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A National Action Plan to Meet Health Care Quality Information Needs in the Age of Managed Care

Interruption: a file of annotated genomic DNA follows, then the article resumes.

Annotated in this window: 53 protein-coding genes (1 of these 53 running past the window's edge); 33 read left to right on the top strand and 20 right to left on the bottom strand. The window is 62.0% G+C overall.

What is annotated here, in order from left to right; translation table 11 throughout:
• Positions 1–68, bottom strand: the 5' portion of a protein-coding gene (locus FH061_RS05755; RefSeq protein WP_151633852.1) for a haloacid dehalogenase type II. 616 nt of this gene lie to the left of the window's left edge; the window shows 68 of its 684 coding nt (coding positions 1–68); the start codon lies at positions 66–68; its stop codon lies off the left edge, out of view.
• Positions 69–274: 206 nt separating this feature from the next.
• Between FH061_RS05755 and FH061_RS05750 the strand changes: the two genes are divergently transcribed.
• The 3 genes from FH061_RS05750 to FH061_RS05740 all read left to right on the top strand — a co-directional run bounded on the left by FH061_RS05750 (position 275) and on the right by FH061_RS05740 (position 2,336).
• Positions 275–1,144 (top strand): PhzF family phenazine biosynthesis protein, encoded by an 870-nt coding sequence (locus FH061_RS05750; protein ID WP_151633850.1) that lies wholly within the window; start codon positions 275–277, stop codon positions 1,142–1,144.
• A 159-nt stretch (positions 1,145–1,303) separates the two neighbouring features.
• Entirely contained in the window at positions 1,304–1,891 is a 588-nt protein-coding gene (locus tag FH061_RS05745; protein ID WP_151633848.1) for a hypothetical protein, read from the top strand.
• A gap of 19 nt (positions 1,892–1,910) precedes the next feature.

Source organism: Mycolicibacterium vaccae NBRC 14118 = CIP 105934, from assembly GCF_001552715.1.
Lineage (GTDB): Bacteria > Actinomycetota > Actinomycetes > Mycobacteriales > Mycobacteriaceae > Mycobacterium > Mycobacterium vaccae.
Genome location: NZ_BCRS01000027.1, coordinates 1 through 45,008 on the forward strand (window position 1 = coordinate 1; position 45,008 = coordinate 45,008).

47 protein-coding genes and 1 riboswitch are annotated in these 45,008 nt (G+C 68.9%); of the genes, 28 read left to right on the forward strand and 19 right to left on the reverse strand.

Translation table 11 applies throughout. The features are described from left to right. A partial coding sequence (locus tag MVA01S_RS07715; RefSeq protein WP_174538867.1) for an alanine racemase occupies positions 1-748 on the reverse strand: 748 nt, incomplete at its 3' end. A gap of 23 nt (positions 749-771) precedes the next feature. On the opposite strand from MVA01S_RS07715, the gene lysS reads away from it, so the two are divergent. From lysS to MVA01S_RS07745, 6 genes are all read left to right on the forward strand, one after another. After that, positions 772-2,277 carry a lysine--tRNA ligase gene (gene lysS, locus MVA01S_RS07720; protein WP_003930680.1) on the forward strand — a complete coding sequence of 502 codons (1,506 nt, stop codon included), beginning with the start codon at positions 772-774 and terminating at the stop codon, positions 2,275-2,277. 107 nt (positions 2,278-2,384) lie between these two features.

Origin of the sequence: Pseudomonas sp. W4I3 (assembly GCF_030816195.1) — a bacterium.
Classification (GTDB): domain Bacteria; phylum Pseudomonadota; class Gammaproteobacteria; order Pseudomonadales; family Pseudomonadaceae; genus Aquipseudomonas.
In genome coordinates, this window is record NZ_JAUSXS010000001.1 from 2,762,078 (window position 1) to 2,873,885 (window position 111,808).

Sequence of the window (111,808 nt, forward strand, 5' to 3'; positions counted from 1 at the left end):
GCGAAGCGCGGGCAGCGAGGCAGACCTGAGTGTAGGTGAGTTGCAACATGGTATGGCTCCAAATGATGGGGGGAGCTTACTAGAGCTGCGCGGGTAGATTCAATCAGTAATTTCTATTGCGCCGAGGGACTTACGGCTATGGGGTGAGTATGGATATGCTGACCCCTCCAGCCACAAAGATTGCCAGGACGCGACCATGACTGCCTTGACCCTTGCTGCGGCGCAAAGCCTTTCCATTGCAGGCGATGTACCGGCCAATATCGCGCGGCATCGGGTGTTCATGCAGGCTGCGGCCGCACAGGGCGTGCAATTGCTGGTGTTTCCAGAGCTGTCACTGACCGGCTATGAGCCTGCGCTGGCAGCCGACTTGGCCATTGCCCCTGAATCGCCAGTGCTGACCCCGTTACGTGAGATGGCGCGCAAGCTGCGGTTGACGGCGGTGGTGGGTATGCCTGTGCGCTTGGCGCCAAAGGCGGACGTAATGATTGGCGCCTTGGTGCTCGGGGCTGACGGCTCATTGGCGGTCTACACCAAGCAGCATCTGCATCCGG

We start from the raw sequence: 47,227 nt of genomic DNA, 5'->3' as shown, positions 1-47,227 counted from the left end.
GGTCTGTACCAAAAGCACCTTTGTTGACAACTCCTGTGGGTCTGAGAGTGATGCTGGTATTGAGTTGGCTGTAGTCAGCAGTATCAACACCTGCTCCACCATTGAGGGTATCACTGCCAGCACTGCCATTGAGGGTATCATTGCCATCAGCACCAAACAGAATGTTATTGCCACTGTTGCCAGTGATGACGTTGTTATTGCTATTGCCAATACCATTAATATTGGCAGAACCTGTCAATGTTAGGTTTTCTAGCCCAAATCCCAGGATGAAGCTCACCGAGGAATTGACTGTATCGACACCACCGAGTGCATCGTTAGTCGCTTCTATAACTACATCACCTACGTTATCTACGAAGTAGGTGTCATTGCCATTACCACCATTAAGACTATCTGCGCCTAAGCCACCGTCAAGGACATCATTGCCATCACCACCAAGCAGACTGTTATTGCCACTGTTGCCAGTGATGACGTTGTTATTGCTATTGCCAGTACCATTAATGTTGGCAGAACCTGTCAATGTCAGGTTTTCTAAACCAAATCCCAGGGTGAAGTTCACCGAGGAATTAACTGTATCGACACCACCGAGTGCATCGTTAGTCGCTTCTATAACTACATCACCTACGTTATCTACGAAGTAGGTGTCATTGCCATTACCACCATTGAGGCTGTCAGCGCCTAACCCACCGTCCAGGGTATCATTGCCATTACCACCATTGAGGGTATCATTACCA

A National Action Plan to Meet Health Care Quality Information Needs in the Age of Managed Care Abstract Concerted national action is needed to meet the growing demand for health care quality information among all health care stakeholders. We propose a coordinated national network of independent, public-private quality measurement alliances established through strong purchaser and consumer leadership at the state, regional, or local levels. These independent alliances could assume a variety of organizational forms, but all would undertake specific quality measurement and consumer information projects to meet local health care market needs by drawing on various combinations of the emerging national standardized quality measures. Local implementation of quality measures based on national standards will facilitate cross-market benchmarking and multistate comparisons useful not only to state and local market constituencies, but to national employers, health plans, provider organizations, and the federal government as well. Successful models of such alliances already exist that demonstrate the feasibility of this national strategy, but concerted national leadership and federal matching funding will be needed to meet the scope of implementation required in markets across the country. THE DEMAND for information on the quality of health care in the United States has been growing steadily over the past 2 decades. Recent efforts to meet this demand have made some important progress, but they have been largely fragmented and directed to the needs of specific groups. Increasing pressures for cost control and the spread of managed care throughout the country create an urgent, shared need for information on health care quality among all health care stakeholders: consumers, public and private purchasers, policymakers, health plans, and provider organizations (eg, hospitals, physician groups, and clinics). We believe that concerted national action must be taken now to meet this need. But while the challenge is clearly national in scope, we believe the solution is to be found in a decentralized, market-by-market approach consisting of multiple, independent, public-private quality measurement alliances operating at the state or community level, using various combinations of national standards for quality measurement and consumer information activities. These independent quality measurement alliances would be formed through the leadership of public and private purchasers and consumer groups acting in collaboration with local health plans and providers. These independent alliances would undertake specific quality measurement and consumer information projects designed to meet local health care market needs, but would do so by drawing on various combinations of the national quality measurement standards now emerging from such national standard-setting groups as the Agency for Health Care Policy and Research (AHCPR), the National Committee for Quality Assurance (NCQA), the Joint Commission on Accreditation of Healthcare Organizations (JCAHO), and the Foundation for Accountability (FACCT). While organized and operated at the state or regional level to be responsive to local market needs, these alliances would implement quality measures based on national standards, thereby facilitating cross-market benchmarking and multistate comparisons useful not only to state and local market constituencies, but to national employers, health plans, provider organizations, and the federal government as well. Over time, the experience accumulated through these independent local efforts, working in a coordinated manner to share information and expertise across markets, could significantly advance our collective national knowledge of best practices and help identify the most valid and useful quality measurement methods and measures available. In addition to local implementation of standardized quality measures, quality measurement alliances also would play an important role in developing and testing improved methods for disseminating quality information to consumers and purchasers. This dissemination role could be combined with efforts to meet consumer information needs for guidance on treatment choice and wellness strategies. Progress has been made recently in developing such information, but consumers' access to it may be limited in some situations. The independence and multiple stakeholder sponsorship of the alliances we propose for quality measurement lend themselves to meeting this need at the state, regional, or local level in a manner that will help assure the validity of the information. Prototype alliances A number of promising prototype quality measurement alliances already exist that demonstrate the feasibility of the national strategy we are proposing. For example: The Minnesota Health Data Institute, initiated by a consortium of public and private purchasers and established by state legislation in 1993, is governed by a balanced board of health care stakeholders and operated by a private nonprofit entity under a partnership agreement with the Minnesota Department of Health. The Institute undertakes community-wide quality measurement and consumer information activities and also facilitates collaboration by those with proprietary electronic health information systems. For example, the Institute published a statewide survey of health plan enrollees in 1995 and recently completed a survey of state Medicaid enrollees using the new Consumer Assessment of Health Plans (CAHPS) survey developed by a national consortium of experts with funding from AHCPR. This information has been used by both purchasers and health plans to assess comparative performance based on uniform measures, and the Institute is making a concerted effort to utilize national standards wherever possible. The California Cooperative Health Care Reporting Initiative was organized by private and public purchasers through the Pacific Business Group on Health, but operates in cooperation with the state's health care industry. This collaborative initiative has disseminated statewide health plan comparisons for several years, based on validated information from the Health Plan Employer Data and Information Set (HEDIS) and a standard consumer survey. Since 1993, the Cleveland Health Quality Choice program has published biannual comparative patient satisfaction and clinical outcomes measures for all the hospitals in the greater Cleveland, Ohio, market. In addition to the use of this community-wide information by employers and their health plans for assessing individual hospitals, hospitals themselves have used this information to work with their medical staffs to identify areas for improvement and implement corrective actions. Other examples could be noted, such as the Greater St Louis Health Care Alliance, the Wisconsin Quality Forum, the Central Florida Health Care Coalition, and the Greater Detroit Area Health Care Council. Quality measurement alliances can take various forms. In some cases, they may be a freestanding legal organization, but in others they may be constituted as a task force, consortium, or coalition of existing groups. While a variety of organizational forms exist to accommodate the functions we propose, we believe certain core features are essential. These features include the following: collaboration and coordination to meet shared needs for health information; joint public-private sponsorship; accommodation to a variety of market situations and purchasing strategies; independence from health plan or provider control; flexibility to assess multiple dimensions of quality at both health plan and provider levels of performance; implementation of uniform quality measures, drawing on emerging national standards; organization at the state, regional, or local level. We now address each of these core features more fully in turn. Collaboration to Meet Shared Information Needs All health care stakeholders, whether consumers, public or private purchasers, policymakers, health plans, or providers, are seeking information on the quality of health care. Meeting these shared needs through collaborative arrangements and uniform measures would save money and reduce hassle. At present, they either are unmet or are met separately. Consumers and purchasers are particularly deprived of information by which to choose among health plans and providers, based on uniform comparisons. They have few reliable sources of such information. Consumers are often reluctant to trust information from the health care industry or even their employers. With the exception of only a few markets where comparative performance reports have begun to emerge from independent sources, the only available alternative for most consumers is to piece together the advice and experiences of relatives and friends. Findings from recent studies clearly indicate that both consumers and purchasers would welcome a trustworthy source of meaningful information on the quality of health plans and providers.1 Health plans also experience difficulty in meeting their need for information on the quality of the providers with which they contract. Increasingly, plans' provider networks substantially overlap with one another. Any one plan may represent a relatively small part of a provider's business. As a practical matter, it is difficult for each provider to respond to different data demands from multiple plans, and any individual plan may lack the clout to gain a provider's compliance with its unique demands. Both plans and providers should welcome some common, uniform arrangement for meeting the plans' needs for information on provider quality. We believe the needs of consumers, public and private purchasers, and policymakers should drive the choice of measures and data to be collected. However, there is also a pressing need among health plans and providers for information to serve internal management and quality improvement. While the strategy we propose can serve certain health care industry information needs, it may be impractical in the short term to select measures that simultaneously can inform consumers, purchasers, and policymakers and also provide the full range and depth of data needed for internal management and quality improvement. Nevertheless, there is no reason why measures chosen for the former purpose cannot also serve at least some of the latter need. Indeed, we would argue that serving both purposes represents a compelling reason for investment, particularly insofar as it facilitates use of the same measures for accountability and for improvement. Joint Public-Private Sponsorship Both plans and providers are faced with differing quality-related data demands from multiple purchasers. The larger the purchaser, the more responsive plans and providers must be to a demand for data. HEDIS, currently sponsored by NCQA, began as an effort by health plans to reduce the multiple demands placed on them by large employers; it represents major progress in this regard. But many self-insured, private purchasers contract directly with providers; their demands for quality-related information present the same problems for providers as those of health plans. The problems presented by private purchasers are compounded by yet different demands made by the federal government and, in some cases, by state governments. Joint public-private sponsorship of common data acquisition arrangements and uniform measures, both for plans and for providers, would go far to help address these problems. Accomodating Various Market Situations and Purchasing Strategies While managed care is spreading, the United States will have a hybrid health care system for years to come. Fee-for-service plans will continue to dominate some areas and age groups. Many variations on the managed care theme will come and go; today's preferred provider organizations and point-of-service plans will be replaced by new inventions. Similarly, as long as the exemption under the Employee Retirement and Income Security Act (ERISA) remains, private purchasing strategies will be divided between direct provider contracts and the purchase of insured products from health plans. Medicare and Medicaid seem certain to make the transition to capitated forms of managed care, but many Medicare beneficiaries will stick to traditional coverage as long as they can. Such variety means that quality measurement must permit mixing and matching of information depending on the penetration and configuration of managed care in a given market and the needs both of those purchasing from health plans and those dealing directly with providers. Independence From Health Plan or Provider Control Much of the information on quality will be used by various parties in the marketplace and public sector to hold plans and providers accountable for their value. For this reason, the data underlying such information often may be contentious and subject to gaming by those being measured. Concerns over the reliability and integrity of the data used in performance assessment must be somehow reconciled with the obvious efficiencies of self-reporting. Common sense suggests the wisdom of having providers and plans report their data to some kind of trustworthy, independent entity that can verify and aggregate such data, undertake the needed analysis, and disseminate the results to consumers, public and private purchasers, policymakers, health plans, and providers. Such an independent entity can be particularly useful in administering and reporting quality measurement that involves the measures of multiple standard-setters. The independence of the information source also is critical in meeting the need of consumers and purchasers for trustworthy information on the quality of health plans and providers. The neutrality of such an entity also should make it attractive to health plans and providers as a vehicle for meeting at least some of their information needs to support internal programs for monitoring and improving the quality of care. Multiple Quality Measures at Various Reporting Levels Quality measures are needed that address the specific information requirements of different audiences. Audiences in need of quality measures include individual consumers, public and private purchasers, policymakers, health plans, and providers. Each of these audiences requires information at different levels of the health care system, according to the specific choices and decisions they must make. The levels of the health care system that need to be assessed to meet these different information requirements include the community-level population, health plans and integrated delivery systems, various provider organizations such as clinics and hospitals, and individual practitioners. For example, consumers offered an annual choice of health plans need quality measures reported to them at the health-plan level. Purchasers facing health plan contract decisions likewise require performance information at the health-plan level. But both consumers and purchasers increasingly are seeking quality-related information that distinguishes between services emanating directly from the health plan and those received from providers. Consumers enrolled in health plans already seek information on which to base their choice of a primary care physician, specialist, or hospital. The growth of point-of-service health plans will increase consumer demands for information on the quality of all available providers in a market. Even purchasers contracting with health plans require information about the quality of the providers with which their respective plans may contract. The recent interest in direct contracting by purchasers in some markets will increase the demand for provider-level information even further. Meeting this mix of information needs may require acquiring certain data from individual provider units and then aggregating those data to match varying practice arrangements and relationships with health plans, networks, and the like. These aggregates, of course, must be built in accordance with statistical rules of validity as well as their utility for given purposes. The needed mix of measures also should address key dimensions of performance. Major performance dimensions to be assessed include general service (including access measures), clinical prevention and care, and cost. To provide maximum utility, these need to be assessed both with respect to the overall population for which a health care entity is accountable and with respect to its performance in caring for specific groups of people when they are ill. In all such assessments, balance requires consideration of the structure by which the health care entity operates, the process of delivering services and care, and the attributable outcomes. Use of Emerging National Standards The past few years have seen the emergence of promising national quality measurement standards under the auspices of NCQA, JCAHO, FACCT, and CAHPS funded by AHCPR. While no one of these standard-setters meets all of the needs discussed in this article, in combination they offer a potential solution as the source of needed quality measures. There is, of course, some redundancy among these initiatives that will have to be addressed, but it is the complementarity of their measures that is particularly attractive. Specifically, these include the following: NCQA's HEDIS 3.0, including measures being tested for assessing the effectiveness of care. The data generated by performance measurement systems mandated under the JCAHO's new ORYX initiative. Measurement sets endorsed by FACCT, including asthma, breast cancer, diabetes, major depressive disorder, health risks, and health status. The survey instruments and consumer reporting tools of the CAHPS project. There is a need to assure that the results of efforts to employ these quality measures are conveyed in terms that are meaningful and useful to consumers. Progress has been made by several of the organizations responsible for these measures in developing approaches to information dissemination that take into account the way consumers think about health care quality. Noteworthy in this regard is FACCT's framework for communicating quality information, but there is need for further work in this area by all of the standard-setters, including collaboration in reporting blended results of their measures. Over the long term, providing the needed information on health care quality will require collaboration among all health care stakeholders in building an electronic information infrastructure.2 At present, health plans and providers are investing heavily in proprietary information systems to meet their internal needs. We believe that those groups should collaborate more actively to maximize the potential of their proprietary systems for meeting broader quality measurement and other information needs. The prospects for success in this regard have been greatly increased by the emergence of Internet technology and recent progress in developing standards for health care information transmission and content. We acknowledge that full realization of such systems' potential remains some years distant, but action now can accelerate progress. State, Regional, and Local Organization As should be evident from the previous discussion, we do not believe that one size will fit all when it comes to health care quality information in the United States over the coming years. Even though health plans may consolidate nationally, health care and related services are delivered locally. Meeting the need for information on quality among the combination of consumers, purchasers, policymakers, health plans, and providers in markets that vary by managed care penetration and configuration and prevailing purchasing modes argues for organizational arrangements and measurement plans designed and implemented at the state, regional, or local levels. A single national organization would lack flexibility and sensitivity to local needs. The most useful information on providers and plans will vary widely by market, as will preferences as to organizational arrangements for data acquisition, verification, analysis, and information dissemination. A challenge will be to gain the benefits that come from state, regional, and local quality measurement alliances while meeting the need of many national employers and federal programs for nationally comparable information on the quality of plans and providers. We believe that the key to meeting this challenge lies in national arrangements to facilitate interstate comparisons, based on uniform measures. The need for concerted action: a national health care quality measurementinitiative The success of the early working models of independent quality measurement alliances noted earlier suggests that—with sufficient national leadership, coordination, and funding—it may be possible to achieve national implementation of this proposed community-based quality measurement strategy within 3 to 5 years. Perhaps the greatest challenge in organizing multiple, decentralized independent quality measurement projects under this proposed national health care quality measurement initiative will be securing adequate financing. Simple logic suggests a compelling argument for supporting the scheme we propose. Collaboration both within and across markets to administer standardized surveys and other quality measures will save millions of dollars and overcome problems, such as inadequate sample size, that fragmented projects now encounter. Other industries—ranging from banks (eg, automatic teller machines) to advertising (eg, A.C. Nielsen ratings)—have learned that collaboration in developing and using uniform measures and sharing infrastructure can save millions. The irony is that in spite of the promise of such savings, each key health care stakeholder may resist contributing to the cost of the proposed arrangements for meeting shared health care quality information needs. Consumer organizations are notoriously underfunded. Private purchasers have budgets for direct health care costs and premiums but not for quality measurement. Furthermore, there is resistance among the relatively few employers who typically lead such efforts to paying a disproportionate share of the cost of what really is a public good. Government agencies have difficulty persuading state legislatures to appropriate funding for virtually any new expense in the face of taxpayer resistance. Providers and health plans draw on their business income to cover their proprietary quality measurement activities. They would be willing to finance broader efforts only if they could pass that cost on to their customers without competitive disadvantage. This situation of virtually universal resistance to paying the cost of quality measurement suggests the need for some incentive to loosen the stakeholders' purse strings. Insofar as the federal government can meet its own needs through participation in the independent state, regional, and local quality measurement alliances we propose, it should be permitted to use funds appropriated for its quality measurement activities to support such projects. Indeed, the health quality improvement organizations (formerly peer review organizations) currently used to monitor and improve quality under Medicare might make attractive partners or vendors for such projects. Federal funding could be offered in a manner that motivates other stakeholders to contribute to a project's cost. Specifically, we propose that HCFA be permitted to match a substantial portion of the cost of such projects, provided they meet the needs of the Medicare program and allow HCFA's active participation as a project sponsor. Various combinations of state appropriations, plan and provider financial participation, and employer contributions can be expected in response to HCFA's offer. We believe, however, that the offer of federal dollars will be key to the success of the proposed initiative. Even with federal financial incentives, the proposed initiative will require sustained national leadership and coordination if it is to reach a scale sufficient to address the magnitude of national need. To that end, we propose the creation of a National Health Care Quality Measurement Leadership Consortium of interested groups to provide direction for the community-based measurement strategy outlined in this article. Such a leadership consortium would consist of a balanced representation of consumer groups, public and private purchasers, government agencies, health plans, providers, and the national standard-setting organizations. As a collaborative effort, the leadership consortium would not be intended to replace existing organizations already actively contributing to the goals of quality measurement and consumer information, but rather provide a vehicle for these existing organizations and efforts to coordinate and facilitate the implementation of a variety of supportive services needed. These services include the following: A national campaign to promote formation of independent, public-private quality measurement alliances and related projects at the state, regional, and local levels. On-site technical assistance services for those organizing quality measurement efforts at the state, regional, and local levels. Organization of national benchmarking databases to facilitate cross-market comparisons of health care quality, measured in accordance with any one, or combination, of the standards endorsed under the initiative. A series of workshops to introduce state, regional, and local leaders to the concepts underlying the national health care quality measurement initiative and to practical lessons and tools needed to organize and implement quality measurement projects. Intensive courses on quality measurement, its organization and uses, for individuals in key health care consumer and purchaser roles, such as consumer organization leaders, local labor union officials, public and private human resource professionals, and American Association of Retired Persons chapter volunteers. Information exchange activities for those engaged in, or considering, projects under the initiative, including an Internet network and Web page, newsletter, and annual meeting. As a practical matter, some kind of national resource center would be needed to organize and coordinate the range of activities overseen by the leadership consortium. Such a resource center should be organized as a private, nonprofit entity with federal participation and financial support. One possible model for implementing the national leadership consortium and resource center we propose is the Forum for Health Care Quality Measurement and Reporting called for in the recent report of the President's Advisory Commission on Consumer Protection and Quality in the Health Care Industry. As proposed, the forum is designed as a private sector group to be inclusive of many stakeholder groups, with significant representation by purchasers and consumers.3 With appropriate leadership and funding, such a forum could oversee implementation of many of the specific supportive services described above. This proposal is offered in the conviction that the time has come to address the real danger of increasing fragmentation among health care stakeholders in meeting their respective quality information needs. The actions taken to date by key players are commendable and provide a firm foundation for future success. However, possible tensions created by differences among standard-setters, national and local employers, public and private sectors, and health plans and providers will serve only to delay and increase the cost of information urgently needed by us all. We urge each of these groups to recognize that its legitimate interests, as well as those of the public at large, would best be served through collaboration in the strategy we are proposing to meet our most pressing national health care quality information needs. References 1. The Henry J. Kaiser Family Foundation and the Agency for Health Care Policy and Research. Americans as Health Care Consumers: The Role of Quality Information. Menlo Park, Calif: The Henry J. Kaiser Family Foundation; October 1996. 2. National Committee for Quality Assurance. A Road Map for Information Systems: Evolving Systems to Support Performance Measurement: HEDIS 3.0, Volume 4. Washington, DC: National Committee for Quality Assurance; 1997. 3. Advisory Commission on Consumer Protection and Quality in the Health Care Industry. Quality First: Better Health Care for All Americans. Washington, DC: Advisory Commission on Consumer Protection and Quality in the Health Care Industry; March 13, 1998 http://www.deepdyve.com/assets/images/DeepDyve-Logo-lg.png JAMA American Medical Association